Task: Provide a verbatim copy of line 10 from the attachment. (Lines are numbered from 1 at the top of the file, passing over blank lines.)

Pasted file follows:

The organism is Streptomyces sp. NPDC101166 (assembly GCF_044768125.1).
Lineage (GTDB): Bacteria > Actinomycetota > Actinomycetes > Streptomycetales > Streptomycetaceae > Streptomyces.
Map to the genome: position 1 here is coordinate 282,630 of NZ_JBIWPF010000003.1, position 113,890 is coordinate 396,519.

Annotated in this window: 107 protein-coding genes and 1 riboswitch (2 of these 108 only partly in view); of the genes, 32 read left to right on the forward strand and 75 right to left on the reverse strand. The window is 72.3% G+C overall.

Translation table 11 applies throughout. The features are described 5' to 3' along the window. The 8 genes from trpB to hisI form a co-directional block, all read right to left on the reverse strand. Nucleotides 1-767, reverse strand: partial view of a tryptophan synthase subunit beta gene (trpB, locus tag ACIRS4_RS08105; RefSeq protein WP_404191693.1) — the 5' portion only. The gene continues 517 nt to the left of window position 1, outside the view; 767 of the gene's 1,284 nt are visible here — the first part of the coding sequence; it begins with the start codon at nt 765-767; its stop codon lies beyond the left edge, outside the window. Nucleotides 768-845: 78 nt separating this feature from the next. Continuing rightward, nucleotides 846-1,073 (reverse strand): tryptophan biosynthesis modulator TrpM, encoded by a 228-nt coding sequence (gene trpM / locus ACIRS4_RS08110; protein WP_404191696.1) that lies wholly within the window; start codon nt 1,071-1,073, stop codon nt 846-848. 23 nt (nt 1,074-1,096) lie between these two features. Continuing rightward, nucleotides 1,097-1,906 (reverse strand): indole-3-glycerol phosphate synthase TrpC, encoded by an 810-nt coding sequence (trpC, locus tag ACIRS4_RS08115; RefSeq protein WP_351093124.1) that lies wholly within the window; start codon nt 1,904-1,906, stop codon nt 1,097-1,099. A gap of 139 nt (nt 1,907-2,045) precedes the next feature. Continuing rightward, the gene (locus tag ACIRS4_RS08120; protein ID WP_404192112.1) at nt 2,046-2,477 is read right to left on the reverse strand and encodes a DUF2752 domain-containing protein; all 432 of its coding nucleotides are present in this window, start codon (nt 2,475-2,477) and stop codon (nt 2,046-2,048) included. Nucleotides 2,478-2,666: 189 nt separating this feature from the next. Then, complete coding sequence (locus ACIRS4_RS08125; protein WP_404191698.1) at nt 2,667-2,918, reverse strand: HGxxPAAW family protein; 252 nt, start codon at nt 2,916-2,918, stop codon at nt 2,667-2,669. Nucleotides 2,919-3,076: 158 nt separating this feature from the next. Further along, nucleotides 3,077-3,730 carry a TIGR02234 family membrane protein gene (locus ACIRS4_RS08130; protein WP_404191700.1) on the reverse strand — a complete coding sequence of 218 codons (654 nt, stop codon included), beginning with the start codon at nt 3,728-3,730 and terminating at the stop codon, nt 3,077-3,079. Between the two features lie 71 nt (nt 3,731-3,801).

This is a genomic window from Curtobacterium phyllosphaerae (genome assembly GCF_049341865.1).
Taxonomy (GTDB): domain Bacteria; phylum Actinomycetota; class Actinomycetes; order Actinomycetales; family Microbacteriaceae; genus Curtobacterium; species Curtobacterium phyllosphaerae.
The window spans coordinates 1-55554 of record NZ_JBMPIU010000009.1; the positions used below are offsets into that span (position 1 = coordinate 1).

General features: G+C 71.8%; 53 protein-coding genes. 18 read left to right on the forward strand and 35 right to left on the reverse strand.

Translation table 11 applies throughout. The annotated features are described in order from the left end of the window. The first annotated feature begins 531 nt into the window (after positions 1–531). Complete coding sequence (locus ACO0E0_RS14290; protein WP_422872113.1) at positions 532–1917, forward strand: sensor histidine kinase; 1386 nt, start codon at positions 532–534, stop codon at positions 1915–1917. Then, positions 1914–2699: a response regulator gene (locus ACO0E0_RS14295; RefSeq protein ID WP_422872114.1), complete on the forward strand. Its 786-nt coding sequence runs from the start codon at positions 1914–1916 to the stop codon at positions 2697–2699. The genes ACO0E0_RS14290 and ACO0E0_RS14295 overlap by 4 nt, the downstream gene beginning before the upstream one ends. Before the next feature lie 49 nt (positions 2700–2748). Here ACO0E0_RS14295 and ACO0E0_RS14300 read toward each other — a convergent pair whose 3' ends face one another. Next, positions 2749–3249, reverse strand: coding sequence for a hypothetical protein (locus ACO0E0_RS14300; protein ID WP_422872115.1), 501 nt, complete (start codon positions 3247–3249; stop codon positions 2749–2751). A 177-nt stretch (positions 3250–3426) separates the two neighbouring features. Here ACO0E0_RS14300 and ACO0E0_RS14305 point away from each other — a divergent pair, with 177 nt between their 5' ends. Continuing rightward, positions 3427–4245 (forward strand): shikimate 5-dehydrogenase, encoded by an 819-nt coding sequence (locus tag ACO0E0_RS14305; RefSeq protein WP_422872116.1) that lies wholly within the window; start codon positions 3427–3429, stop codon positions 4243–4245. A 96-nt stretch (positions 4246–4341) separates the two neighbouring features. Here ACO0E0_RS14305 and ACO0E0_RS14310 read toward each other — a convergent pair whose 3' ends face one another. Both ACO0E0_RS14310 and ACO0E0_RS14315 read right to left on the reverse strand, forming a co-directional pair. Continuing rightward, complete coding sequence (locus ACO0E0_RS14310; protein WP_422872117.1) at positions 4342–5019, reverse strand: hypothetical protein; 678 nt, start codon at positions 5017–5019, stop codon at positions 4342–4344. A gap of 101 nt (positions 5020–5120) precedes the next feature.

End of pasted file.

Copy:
Translation table 11 applies throughout. The annotated features are described in order from the left end of the window. The first annotated feature begins 531 nt into the window (after positions 1–531). Complete coding sequence (locus ACO0E0_RS14290; protein WP_422872113.1) at positions 532–1917, forward strand: sensor histidine kinase; 1386 nt, start codon at positions 532–534, stop codon at positions 1915–1917. Then, positions 1914–2699: a response regulator gene (locus ACO0E0_RS14295; RefSeq protein ID WP_422872114.1), complete on the forward strand. Its 786-nt coding sequence runs from the start codon at positions 1914–1916 to the stop codon at positions 2697–2699. The genes ACO0E0_RS14290 and ACO0E0_RS14295 overlap by 4 nt, the downstream gene beginning before the upstream one ends. Before the next feature lie 49 nt (positions 2700–2748). Here ACO0E0_RS14295 and ACO0E0_RS14300 read toward each other — a convergent pair whose 3' ends face one another. Next, positions 2749–3249, reverse strand: coding sequence for a hypothetical protein (locus ACO0E0_RS14300; protein ID WP_422872115.1), 501 nt, complete (start codon positions 3247–3249; stop codon positions 2749–2751). A 177-nt stretch (positions 3250–3426) separates the two neighbouring features. Here ACO0E0_RS14300 and ACO0E0_RS14305 point away from each other — a divergent pair, with 177 nt between their 5' ends. Continuing rightward, positions 3427–4245 (forward strand): shikimate 5-dehydrogenase, encoded by an 819-nt coding sequence (locus tag ACO0E0_RS14305; RefSeq protein WP_422872116.1) that lies wholly within the window; start codon positions 3427–3429, stop codon positions 4243–4245. A 96-nt stretch (positions 4246–4341) separates the two neighbouring features. Here ACO0E0_RS14305 and ACO0E0_RS14310 read toward each other — a convergent pair whose 3' ends face one another. Both ACO0E0_RS14310 and ACO0E0_RS14315 read right to left on the reverse strand, forming a co-directional pair. Continuing rightward, complete coding sequence (locus ACO0E0_RS14310; protein WP_422872117.1) at positions 4342–5019, reverse strand: hypothetical protein; 678 nt, start codon at positions 5017–5019, stop codon at positions 4342–4344. A gap of 101 nt (positions 5020–5120) precedes the next feature.